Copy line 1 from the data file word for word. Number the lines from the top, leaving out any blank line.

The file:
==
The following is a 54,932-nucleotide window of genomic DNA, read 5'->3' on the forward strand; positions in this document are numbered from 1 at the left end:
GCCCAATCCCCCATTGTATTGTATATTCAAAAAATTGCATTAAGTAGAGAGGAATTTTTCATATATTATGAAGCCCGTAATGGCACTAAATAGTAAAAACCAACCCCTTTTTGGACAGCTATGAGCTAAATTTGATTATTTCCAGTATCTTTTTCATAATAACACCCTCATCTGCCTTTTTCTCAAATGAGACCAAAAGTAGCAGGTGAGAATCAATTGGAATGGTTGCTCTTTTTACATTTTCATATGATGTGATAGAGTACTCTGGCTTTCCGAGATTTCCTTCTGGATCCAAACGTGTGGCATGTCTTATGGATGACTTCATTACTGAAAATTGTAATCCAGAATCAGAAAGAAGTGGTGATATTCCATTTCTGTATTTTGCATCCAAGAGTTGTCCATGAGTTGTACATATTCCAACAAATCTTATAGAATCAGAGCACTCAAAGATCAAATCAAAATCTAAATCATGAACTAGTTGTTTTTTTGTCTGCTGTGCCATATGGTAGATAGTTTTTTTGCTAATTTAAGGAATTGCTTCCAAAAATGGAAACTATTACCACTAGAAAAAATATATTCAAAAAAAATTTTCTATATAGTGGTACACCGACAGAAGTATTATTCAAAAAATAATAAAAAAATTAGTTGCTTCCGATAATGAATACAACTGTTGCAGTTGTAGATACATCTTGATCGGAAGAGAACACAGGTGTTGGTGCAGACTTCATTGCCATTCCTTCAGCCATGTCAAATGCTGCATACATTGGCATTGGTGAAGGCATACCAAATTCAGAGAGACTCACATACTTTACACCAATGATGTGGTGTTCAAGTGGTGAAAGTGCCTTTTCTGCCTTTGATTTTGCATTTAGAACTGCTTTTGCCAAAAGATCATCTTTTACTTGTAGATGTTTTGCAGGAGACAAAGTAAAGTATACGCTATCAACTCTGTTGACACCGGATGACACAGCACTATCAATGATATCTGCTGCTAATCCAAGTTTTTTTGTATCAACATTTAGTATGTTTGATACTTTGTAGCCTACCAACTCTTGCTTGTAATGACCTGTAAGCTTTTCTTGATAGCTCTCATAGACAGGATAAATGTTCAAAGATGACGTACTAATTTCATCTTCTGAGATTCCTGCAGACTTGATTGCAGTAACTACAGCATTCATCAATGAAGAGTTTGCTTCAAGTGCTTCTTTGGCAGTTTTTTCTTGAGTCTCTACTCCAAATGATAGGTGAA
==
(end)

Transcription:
The following is a 54,932-nucleotide window of genomic DNA, read 5'->3' on the forward strand; positions in this document are numbered from 1 at the left end: